Leave a comment, and send us questions @FiveThirtyEight.
That was … something. The second presidential debate is in the books, and it was … well, it was disjointed, uncivil, substantive (at times), cringe-inducing (at times) and historic. To re-live it all, start at the bottom of the live blog and scroll up.
Trump went into the second debate with his campaign teetering, facing a real possibility that the bottom could fall out. Did he right the ship on Sunday night?
I also asked our live-blog team to predict the main story coming out of tonight — fill-in-the-blank style: “Tomorrow’s main debate headline will be about ___________.”
Clare: Trump and Clinton’s mudslinging about sexual impropriety, and perhaps a sub-hed about Trump’s special prosecutor line about Clinton’s email.
Farai: The unbridled disdain these two candidates appear to have for each other.
Carl: Unfortunately, the ugly first 30 minutes of personal attacks.
Christie: Personal attacks; no one’s mind changed.
Harry: It will be about the first few minutes, like everyone else has said. I also wouldn’t be surprised if it’s about Trump maintaining his stamina during this debate, unlike the first debate.
Seth: Trump vowing to prosecute his opponent should he be elected president.
David: And don’t forget Trump admitting that he really did use that $916 million loss to offset nearly two decades of income taxes.
Trump had less “fleeting interjections” this debate than the first round, and slightly more interruptions. Clinton had slightly less fleeting interjections, and the same amount of interruptions. The moderators, however, were much more active in this debate than in the first. They interjected (usually to let the candidate know they were running out of time) 41 times throughout the 90 minute debate.
As Harry said, the instant online opt-in junk polls — call them troll polls, faux polls, clickers, or your favorite term for them — should be ignored as indicators of who really won. And after Trump touted his win in these junk polls after the first debate, and was widely ridiculed for it, he didn’t cite the junk polls that showed Pence beating Kaine in the vice-presidential debate. Nonetheless, Trump supporters appear to still be flooding these things. Trump’s getting 77 percent in a Heavy.com junk poll asking who won tonight’s debate, an identical 77 percent in Fox 5 San Diego’s and 90 percent in Drudge Report’s.
On a night when party politics was already sort of confused, one major piece of the fallout of the #TrumpTape was the fact that Republican leaders roundly condemned the candidate, and many have withdrawn their support. It’s a little inside baseball, and it’s a town hall for supposedly undecided voters, but it’s an important aspect of the situation. It’s a little strange that no one brought that up.
I suppose I’m in danger of endorsing the conventional wisdom here, but I think you’re going to see a real tug-of-war over whether this debate was defined by the personal attacks in the first 30 minutes — in which Trump was flailing to the point of almost appearing to melt down — or the last 60 minutes, which was a lot more even and substantive. Betting markets have Trump slightly up since the debate began, although not up over the past 24 hours, in part because Trump’s chances fell a lot before the debate.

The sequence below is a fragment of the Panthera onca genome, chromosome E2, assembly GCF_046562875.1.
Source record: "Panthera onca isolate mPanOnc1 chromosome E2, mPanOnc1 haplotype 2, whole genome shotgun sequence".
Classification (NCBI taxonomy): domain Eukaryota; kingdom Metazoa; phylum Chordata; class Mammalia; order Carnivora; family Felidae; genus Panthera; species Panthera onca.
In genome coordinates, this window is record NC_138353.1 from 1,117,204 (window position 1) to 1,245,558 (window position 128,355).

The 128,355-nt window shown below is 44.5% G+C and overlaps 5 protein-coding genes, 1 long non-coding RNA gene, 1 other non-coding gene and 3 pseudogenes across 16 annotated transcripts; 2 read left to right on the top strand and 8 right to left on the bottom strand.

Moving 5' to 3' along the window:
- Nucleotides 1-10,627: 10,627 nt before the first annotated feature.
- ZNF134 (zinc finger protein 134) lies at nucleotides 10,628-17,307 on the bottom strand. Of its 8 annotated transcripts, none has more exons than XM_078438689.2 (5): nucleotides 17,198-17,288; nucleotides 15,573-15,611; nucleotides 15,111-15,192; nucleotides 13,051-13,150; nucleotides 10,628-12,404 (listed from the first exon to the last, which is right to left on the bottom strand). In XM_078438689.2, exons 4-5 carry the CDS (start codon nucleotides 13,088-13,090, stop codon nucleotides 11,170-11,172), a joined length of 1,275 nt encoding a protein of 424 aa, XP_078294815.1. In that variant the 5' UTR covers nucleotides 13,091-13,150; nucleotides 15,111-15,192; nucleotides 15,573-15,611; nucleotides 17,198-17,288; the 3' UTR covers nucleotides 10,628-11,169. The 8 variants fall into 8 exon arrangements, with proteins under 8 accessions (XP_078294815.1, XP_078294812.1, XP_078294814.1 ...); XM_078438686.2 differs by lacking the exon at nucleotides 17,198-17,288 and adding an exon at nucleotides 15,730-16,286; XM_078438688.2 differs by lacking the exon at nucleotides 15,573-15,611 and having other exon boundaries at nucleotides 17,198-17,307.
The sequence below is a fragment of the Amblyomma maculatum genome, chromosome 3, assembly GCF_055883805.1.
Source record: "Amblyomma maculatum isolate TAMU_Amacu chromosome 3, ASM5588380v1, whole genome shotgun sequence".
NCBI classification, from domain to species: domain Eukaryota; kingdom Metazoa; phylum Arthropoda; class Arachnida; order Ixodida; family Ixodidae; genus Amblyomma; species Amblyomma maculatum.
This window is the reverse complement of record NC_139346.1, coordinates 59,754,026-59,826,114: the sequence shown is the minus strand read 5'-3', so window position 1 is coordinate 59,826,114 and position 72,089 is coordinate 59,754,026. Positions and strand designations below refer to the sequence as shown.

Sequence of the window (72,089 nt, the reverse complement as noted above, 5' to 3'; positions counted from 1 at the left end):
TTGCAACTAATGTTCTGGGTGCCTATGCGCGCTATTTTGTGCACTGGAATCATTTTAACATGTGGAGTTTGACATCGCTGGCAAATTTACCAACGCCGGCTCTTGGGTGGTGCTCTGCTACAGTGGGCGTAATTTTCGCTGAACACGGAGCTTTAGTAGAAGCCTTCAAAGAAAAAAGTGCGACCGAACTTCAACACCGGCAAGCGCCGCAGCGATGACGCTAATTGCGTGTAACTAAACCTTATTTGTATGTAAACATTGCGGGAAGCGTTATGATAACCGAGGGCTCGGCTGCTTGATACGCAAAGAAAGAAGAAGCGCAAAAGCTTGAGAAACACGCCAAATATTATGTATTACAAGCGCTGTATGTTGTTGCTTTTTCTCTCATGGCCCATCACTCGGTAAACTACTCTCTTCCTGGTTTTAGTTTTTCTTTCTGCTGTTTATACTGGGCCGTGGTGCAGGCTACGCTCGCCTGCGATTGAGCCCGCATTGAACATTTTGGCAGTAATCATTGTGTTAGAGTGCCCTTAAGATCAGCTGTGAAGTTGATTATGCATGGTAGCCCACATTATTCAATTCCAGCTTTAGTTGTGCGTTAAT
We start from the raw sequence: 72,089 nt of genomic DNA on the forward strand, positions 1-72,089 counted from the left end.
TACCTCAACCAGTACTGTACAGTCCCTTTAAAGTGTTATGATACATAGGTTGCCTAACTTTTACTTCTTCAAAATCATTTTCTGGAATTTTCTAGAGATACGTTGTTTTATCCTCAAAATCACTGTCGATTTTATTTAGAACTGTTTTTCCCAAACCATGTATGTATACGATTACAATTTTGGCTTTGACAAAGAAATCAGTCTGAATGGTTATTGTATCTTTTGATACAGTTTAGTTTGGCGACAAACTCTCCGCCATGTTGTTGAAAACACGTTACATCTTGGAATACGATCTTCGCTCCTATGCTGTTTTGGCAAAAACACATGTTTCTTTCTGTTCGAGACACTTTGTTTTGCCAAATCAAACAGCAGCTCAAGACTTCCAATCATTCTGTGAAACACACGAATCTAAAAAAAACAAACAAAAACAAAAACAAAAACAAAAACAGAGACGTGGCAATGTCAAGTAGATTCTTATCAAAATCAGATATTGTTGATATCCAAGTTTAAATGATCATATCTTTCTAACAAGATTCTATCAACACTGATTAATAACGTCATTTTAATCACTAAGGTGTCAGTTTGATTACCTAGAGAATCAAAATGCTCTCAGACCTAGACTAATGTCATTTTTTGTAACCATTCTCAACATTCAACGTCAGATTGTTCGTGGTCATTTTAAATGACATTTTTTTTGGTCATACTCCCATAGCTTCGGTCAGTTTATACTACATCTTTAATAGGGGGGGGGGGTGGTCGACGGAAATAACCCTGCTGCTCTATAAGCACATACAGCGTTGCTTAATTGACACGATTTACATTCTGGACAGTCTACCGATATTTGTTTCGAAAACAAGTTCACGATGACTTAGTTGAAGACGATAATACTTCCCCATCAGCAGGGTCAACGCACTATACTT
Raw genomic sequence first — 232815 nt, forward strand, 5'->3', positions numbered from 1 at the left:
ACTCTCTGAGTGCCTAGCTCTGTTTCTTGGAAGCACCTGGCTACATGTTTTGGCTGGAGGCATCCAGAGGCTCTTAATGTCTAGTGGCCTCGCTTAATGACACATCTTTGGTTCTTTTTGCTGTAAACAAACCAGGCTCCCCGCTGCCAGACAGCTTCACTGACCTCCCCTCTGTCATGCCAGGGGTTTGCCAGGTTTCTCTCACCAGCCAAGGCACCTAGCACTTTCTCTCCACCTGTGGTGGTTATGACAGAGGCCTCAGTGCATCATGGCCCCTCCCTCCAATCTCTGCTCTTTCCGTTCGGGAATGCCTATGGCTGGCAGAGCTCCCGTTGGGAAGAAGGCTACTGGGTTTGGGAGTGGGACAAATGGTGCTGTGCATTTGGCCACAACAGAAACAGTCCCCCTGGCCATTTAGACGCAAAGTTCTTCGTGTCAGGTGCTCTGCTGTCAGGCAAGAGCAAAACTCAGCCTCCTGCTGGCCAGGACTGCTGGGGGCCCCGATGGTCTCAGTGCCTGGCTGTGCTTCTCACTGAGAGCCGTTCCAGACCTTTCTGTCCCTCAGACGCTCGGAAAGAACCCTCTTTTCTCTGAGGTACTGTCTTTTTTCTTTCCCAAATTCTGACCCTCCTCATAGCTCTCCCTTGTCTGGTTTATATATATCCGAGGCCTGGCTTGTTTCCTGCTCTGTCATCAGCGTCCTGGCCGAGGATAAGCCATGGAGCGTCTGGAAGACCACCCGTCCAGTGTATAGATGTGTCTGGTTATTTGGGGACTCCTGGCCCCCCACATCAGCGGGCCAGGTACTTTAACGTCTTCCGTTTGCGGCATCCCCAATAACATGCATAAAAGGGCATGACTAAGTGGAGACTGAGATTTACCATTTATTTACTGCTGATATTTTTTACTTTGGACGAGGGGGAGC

To go back, briefly, to the discussion about the U.S. and Russian nuclear stockpiles, I went to look at the state of the U.S. nuclear arsenal compared to Russia’s. The Bulletin of Atomic Scientists tracks the two countries’ stockpiles in different ways, due to different levels of transparency from the two countries. But the U.S. actually seems to have more nuclear weapons than Russia, as of 2015. Both countries are in the process of a modernization program for their nuclear arsenals, and the U.S. plans to spend as much as $350 billion on this, while at the same time reducing its stockpile.
As the debate comes to a close, remember that the candidate who wins in the insta-polls doesn’t necessary gain in the polls afterward. The post-debate spin is as important, and sometimes gains (like Clinton’s after the first debate) take time to materialize.
Trump named Ohio and Pennsylvania as among the places where the EPA is putting energy companies out of business by being overly restrictive. There’s a 1-in-5 chance that one of those states will provide the decisive vote in the Electoral College, according to our polls-only forecast.
Clinton says the U.S. is now energy independent. That isn’t quite right. We are still a net importer of oil, including some from OPEC countries. But the U.S. oil boom has made the U.S. far less dependent on oil from other countries.
When Clinton says to expect a green jobs revolution under her administration, be aware that this is not the easiest thing to count. And so, while it’s appealing to promise that alternative energy investment will create jobs — and there are studies that show this to be true — it should all come with caveats. For instance, there’s not a solid definition of “green job” that is used by everybody. Different studies also use different methodologies. Even the timelines matter. A 2011 study looking at the impact of Chinese greenhouse gas mitigation laws found a net job loss of 44,000 in the first three years — followed by a net gain of 472,000 jobs after the fourth year.
Clinton’s assertion that Trump is buying the cheaper Chinese steel he criticized was substantiated in a recent investigative report from Newsweek. In response, the president of the United Steel Workers union called Trump “hypocritical” and “fundamentally dishonest.”
In 2015, we produced 89 quadrillion BTU worth of energy right here in the good old US of A — equivalent to 91 percent of our total consumption. Now, we don’t actually supply 91 percent of our consumption, but that’s only because we’re also exporting some of those energy resources. Meanwhile, net energy imports, offset by our exports, have been falling for 10 years in a row. In 2015, 24 percent of the oil we used was imported, but we get more of that from Canada than from all the OPEC countries combined.